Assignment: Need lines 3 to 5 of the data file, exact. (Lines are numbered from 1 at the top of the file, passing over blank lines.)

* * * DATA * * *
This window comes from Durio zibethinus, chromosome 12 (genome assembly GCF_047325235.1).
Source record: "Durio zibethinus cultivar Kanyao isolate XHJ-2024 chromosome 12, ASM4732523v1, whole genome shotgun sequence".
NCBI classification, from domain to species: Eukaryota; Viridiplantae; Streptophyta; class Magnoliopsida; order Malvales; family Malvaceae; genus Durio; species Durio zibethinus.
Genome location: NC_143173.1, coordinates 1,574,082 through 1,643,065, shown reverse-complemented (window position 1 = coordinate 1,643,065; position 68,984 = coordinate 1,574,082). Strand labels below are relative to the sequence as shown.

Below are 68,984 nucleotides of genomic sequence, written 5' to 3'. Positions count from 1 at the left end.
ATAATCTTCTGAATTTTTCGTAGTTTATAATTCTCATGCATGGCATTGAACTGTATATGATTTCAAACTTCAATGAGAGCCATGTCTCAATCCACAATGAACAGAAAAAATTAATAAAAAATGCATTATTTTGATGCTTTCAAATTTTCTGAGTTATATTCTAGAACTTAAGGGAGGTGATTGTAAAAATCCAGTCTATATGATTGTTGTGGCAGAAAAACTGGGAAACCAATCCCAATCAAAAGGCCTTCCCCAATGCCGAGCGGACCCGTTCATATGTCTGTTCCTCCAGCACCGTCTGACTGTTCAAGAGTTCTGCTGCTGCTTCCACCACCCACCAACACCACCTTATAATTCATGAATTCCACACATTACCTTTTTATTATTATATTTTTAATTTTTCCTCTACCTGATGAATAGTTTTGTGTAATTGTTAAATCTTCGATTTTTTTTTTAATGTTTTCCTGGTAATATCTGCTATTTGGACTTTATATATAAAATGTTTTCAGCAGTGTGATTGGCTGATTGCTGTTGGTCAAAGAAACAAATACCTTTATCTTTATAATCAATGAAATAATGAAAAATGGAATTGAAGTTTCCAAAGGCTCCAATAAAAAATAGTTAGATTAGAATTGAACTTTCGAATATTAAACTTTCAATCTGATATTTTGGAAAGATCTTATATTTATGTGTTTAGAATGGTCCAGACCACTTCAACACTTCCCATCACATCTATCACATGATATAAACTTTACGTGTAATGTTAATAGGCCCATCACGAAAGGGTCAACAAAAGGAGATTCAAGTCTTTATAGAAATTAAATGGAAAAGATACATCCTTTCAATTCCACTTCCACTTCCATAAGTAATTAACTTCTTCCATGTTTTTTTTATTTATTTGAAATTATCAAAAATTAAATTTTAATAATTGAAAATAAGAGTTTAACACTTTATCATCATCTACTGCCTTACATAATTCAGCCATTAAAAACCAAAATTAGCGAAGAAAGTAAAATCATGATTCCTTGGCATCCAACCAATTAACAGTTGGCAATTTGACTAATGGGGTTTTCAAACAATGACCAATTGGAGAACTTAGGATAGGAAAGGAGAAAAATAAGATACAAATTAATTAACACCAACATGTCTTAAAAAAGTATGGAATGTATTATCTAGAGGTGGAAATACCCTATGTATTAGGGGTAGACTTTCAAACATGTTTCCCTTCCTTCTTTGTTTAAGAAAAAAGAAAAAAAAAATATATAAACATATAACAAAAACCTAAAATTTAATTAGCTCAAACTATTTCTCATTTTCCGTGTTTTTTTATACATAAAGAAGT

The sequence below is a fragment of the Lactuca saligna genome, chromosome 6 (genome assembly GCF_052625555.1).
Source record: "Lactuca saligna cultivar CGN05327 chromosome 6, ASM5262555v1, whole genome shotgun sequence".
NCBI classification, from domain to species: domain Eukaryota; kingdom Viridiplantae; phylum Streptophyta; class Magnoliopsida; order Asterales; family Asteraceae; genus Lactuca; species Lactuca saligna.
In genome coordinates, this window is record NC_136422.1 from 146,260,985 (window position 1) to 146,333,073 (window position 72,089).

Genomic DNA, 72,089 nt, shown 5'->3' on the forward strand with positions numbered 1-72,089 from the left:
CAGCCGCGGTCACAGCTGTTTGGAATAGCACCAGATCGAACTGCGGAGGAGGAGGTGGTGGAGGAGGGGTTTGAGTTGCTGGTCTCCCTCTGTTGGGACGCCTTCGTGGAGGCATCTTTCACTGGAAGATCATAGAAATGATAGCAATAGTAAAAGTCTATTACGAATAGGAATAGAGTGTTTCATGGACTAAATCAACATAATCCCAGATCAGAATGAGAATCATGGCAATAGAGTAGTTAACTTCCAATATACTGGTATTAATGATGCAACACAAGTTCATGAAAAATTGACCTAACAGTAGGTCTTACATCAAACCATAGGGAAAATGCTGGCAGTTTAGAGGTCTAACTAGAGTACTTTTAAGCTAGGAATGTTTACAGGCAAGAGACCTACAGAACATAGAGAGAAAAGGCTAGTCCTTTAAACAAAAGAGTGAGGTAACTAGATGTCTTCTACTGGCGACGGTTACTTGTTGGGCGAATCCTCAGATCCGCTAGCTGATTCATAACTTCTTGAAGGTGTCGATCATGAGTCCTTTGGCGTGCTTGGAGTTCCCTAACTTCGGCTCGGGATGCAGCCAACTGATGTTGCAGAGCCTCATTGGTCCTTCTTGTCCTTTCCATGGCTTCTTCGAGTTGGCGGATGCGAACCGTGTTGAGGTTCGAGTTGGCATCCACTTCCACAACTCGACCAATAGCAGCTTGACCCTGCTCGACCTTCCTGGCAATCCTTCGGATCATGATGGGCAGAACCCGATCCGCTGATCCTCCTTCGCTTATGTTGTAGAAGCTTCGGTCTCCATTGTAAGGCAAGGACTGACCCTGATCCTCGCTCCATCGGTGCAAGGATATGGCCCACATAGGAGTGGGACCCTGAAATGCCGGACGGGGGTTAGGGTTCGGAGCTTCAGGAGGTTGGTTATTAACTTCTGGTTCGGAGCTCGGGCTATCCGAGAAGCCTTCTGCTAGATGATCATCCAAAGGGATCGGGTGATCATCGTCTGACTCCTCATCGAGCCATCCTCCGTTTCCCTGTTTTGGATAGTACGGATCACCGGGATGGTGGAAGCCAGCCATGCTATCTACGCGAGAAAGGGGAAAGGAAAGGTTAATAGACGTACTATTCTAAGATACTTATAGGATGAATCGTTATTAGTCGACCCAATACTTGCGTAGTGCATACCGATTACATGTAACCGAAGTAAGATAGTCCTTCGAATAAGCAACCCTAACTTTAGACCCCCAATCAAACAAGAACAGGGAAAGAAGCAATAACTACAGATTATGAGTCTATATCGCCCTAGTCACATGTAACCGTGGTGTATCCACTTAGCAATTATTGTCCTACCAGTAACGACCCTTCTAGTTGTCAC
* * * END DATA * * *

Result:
NCBI classification, from domain to species: Eukaryota; Viridiplantae; Streptophyta; class Magnoliopsida; order Malvales; family Malvaceae; genus Durio; species Durio zibethinus.
Genome location: NC_143173.1, coordinates 1,574,082 through 1,643,065, shown reverse-complemented (window position 1 = coordinate 1,643,065; position 68,984 = coordinate 1,574,082). Strand labels below are relative to the sequence as shown.

Below are 68,984 nucleotides of genomic sequence, written 5' to 3'. Positions count from 1 at the left end.